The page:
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How To Identify And Troubleshoot Slow Drain Device In Brocade SAN Environment

How To Identify And Troubleshoot Slow Drain Device In Brocade SAN Environment

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Introduction

In SAN environment, the performance degrade is a common issue. In such cases, the device processing speed becomes slow, or there are many frame drop warnings, and finally affect the business applications. Usually they are one or several devices cause this problem, we call such device slow drain devices. The slow drain device could be a host, storage or connected switch. For some reason, the frames they accepted exceeded their capabilities so that they could not return enough buffer credits to uplink devices, which causes network delay, congestion or even frame lose issue. All of these would lead to performance issue. The bottleneck device could either be at physical layer, such as SFP, fiber cable and endpoint device, or a SAN design defect, for example, the actual data volume exceeds the maximum processing capability.


In this article we shall talk about how to identify and troubleshoot slow drain device in Brocade SAN environment.


Detailed Information

The cause of slow drain device

To understand the cause of the bottleneck, we should understand how switches implement the flow control mechanism. The buffer credit plays a key role in the flow control. Every single switch port has several buffer credits, the number of the credits is determined by the negotiation process of the port and connected device. Only when there are available buffer credits, the port can send out a frame and then occupy a credit. Once the remote device receives the frame, sends out an acknowledge message, then the available buffer credit will be added one. Since the buffer credits are limited, if the port has no enough credit, then the network delay would happen. Certainly, if the occupied time is more than 500ms, the frame will be dropped and release the credit.

Because of the credit-based flow control mechanism, the bottleneck will lead to the congestion on the entire data path. If the path includes a cascading link, all the data transmission through this link will be affected. Therefore, a bottleneck device can cause the congestion of the entire network. It is important to identify the bottleneck device during the troubleshooting of performance issue. For endpoint devices, such as hosts or storage, the system will report bottleneck issue. For Brocade switches, the following message will pop up,


2015/01/15-18:55:34, [AN-1004], 335118, SLOT 6 | FID 128, WARNING, CHD_1B_TLI_SAN1, Congestion bottleneck on port 10/32. 91.33 pct. of 300 secs. affected.

2015/01/15-19:00:37, [AN-1004], 335119, SLOT 6 | FID 128, WARNING, CHD_1B_TLI_SAN1, Congestion bottleneck on port 10/32. 88.67 pct. of 300 secs. affected.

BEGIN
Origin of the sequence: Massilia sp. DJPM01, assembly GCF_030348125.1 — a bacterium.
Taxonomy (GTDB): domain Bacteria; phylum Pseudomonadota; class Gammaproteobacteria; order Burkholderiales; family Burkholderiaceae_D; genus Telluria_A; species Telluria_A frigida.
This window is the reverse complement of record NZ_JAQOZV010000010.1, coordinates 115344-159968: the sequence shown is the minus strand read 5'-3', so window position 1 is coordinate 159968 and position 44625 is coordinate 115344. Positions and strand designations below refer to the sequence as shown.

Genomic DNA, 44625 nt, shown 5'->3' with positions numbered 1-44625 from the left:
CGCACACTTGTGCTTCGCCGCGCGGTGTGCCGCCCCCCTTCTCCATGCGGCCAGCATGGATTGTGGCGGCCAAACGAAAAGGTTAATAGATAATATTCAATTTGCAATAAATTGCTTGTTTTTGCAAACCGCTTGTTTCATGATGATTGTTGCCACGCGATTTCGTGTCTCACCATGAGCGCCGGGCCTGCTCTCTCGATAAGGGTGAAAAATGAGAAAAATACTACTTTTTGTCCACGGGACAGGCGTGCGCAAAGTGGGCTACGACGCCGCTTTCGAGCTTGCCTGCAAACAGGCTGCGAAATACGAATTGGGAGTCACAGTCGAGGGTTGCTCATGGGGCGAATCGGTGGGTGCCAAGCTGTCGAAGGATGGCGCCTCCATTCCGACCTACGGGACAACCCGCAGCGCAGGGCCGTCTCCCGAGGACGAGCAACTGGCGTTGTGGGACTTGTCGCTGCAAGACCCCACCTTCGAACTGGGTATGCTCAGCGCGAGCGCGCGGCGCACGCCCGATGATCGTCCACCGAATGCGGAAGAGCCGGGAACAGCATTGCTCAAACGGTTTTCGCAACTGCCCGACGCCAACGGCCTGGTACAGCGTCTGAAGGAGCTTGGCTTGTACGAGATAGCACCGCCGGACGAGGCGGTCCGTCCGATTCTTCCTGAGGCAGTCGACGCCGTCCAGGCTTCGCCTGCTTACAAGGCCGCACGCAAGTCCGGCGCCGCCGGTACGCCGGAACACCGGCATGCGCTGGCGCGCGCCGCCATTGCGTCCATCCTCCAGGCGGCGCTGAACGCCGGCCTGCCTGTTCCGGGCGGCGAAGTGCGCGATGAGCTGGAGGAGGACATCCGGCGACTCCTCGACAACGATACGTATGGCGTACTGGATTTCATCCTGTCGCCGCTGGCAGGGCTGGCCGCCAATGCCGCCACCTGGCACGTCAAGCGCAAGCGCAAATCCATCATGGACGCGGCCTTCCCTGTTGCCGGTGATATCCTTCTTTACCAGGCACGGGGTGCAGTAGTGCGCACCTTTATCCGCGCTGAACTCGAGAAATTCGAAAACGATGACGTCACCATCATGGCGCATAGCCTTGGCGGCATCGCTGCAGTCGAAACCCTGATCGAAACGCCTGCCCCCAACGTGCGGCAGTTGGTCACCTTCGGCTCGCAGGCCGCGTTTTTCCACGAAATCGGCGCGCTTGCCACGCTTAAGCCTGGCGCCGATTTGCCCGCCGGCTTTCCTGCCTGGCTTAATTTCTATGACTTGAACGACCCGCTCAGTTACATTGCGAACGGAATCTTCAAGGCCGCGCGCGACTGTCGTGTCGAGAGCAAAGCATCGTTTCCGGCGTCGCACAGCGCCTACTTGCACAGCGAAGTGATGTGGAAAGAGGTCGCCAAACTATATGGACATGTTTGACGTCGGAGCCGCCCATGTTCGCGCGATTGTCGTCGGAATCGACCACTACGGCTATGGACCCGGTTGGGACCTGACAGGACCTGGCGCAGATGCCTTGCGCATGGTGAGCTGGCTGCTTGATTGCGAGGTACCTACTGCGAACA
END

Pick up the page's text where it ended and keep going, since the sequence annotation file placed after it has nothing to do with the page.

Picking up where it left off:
2015/01/15-19:05:40, [AN-1004], 335120, SLOT 6 | FID 128, WARNING, CHD_1B_TLI_SAN1, Congestion bottleneck on port 10/32. 83.33 pct. of 300 secs. affected.

Clear the counters in Brocade switch

To troubleshoot performance issue, the first step is clearing the switch counters. We can use the following commands:


#>statsclear

#>slotstatsclear


If you’d cleared the counters before, you can directly collect supportshow or supportsave logs for analysis. If you haven’t cleared the counters, you’d better collect a copy of the current the outputs of supportshow or supportsave, then clear the counters. The first one can be used to quickly analyze which ports already have the errors, then we can check these ports first. The sfpshow command can be used to check the power levels for both TX and RX on a particular port.

Identify SAN topology

For a single switch network, all the connected device are hosts or storage. For multiple switches network, there will be ISL links and E-Ports. Identifying the network topology can help administrators to understand the data transmission path.


For example, the following islshow ouputshows the connectivity status between the Brocade switch and the remote switch. No. 1: local switch port 57 connects to remote switch CHD_1C_TLI_SAN1 port 55. No. 2: local switch port 129 connects to remote switch CHD_1D_NGN_SAN1, port 135.


islshow        :

1: 57-> 55 10:00:00:05:1e:d2:c4:00   7 CHD_1C_TLI_SAN1 sp:  8.000G bw:  8.000G TRUNK QOS

2:129->135 10:00:00:05:33:83:e3:00  5 CHD_1D_NGN_SAN1 sp:  8.000G bw: 8.000G TRUNK QOS

<truncated>





Analyze port errors


As the following diagram shows, there are two Brocade switches in the SAN network.


     image003.jpg


As the above information, we check the port 57 status with the command portstatsshow 57,

portstatsshow 57

tim_txcrd_z 1381820     Time TX Credit Zero (2.5Us ticks)

tim_txcrd_z_vc  0- 3:  0           0           228512      231010       

tim_txcrd_z_vc  4- 7:  521007      401291      0           0       

tim_txcrd_z_vc 8-11:  0           0 0           0       

tim_txcrd_z_vc 12-15: 0           0           0           0       

er_rx_c3_timeout 0           Class 3 receive frames discarded due to timeout

er_tx_c3_timeout 23 Class 3 transmit frames discarded due to timeout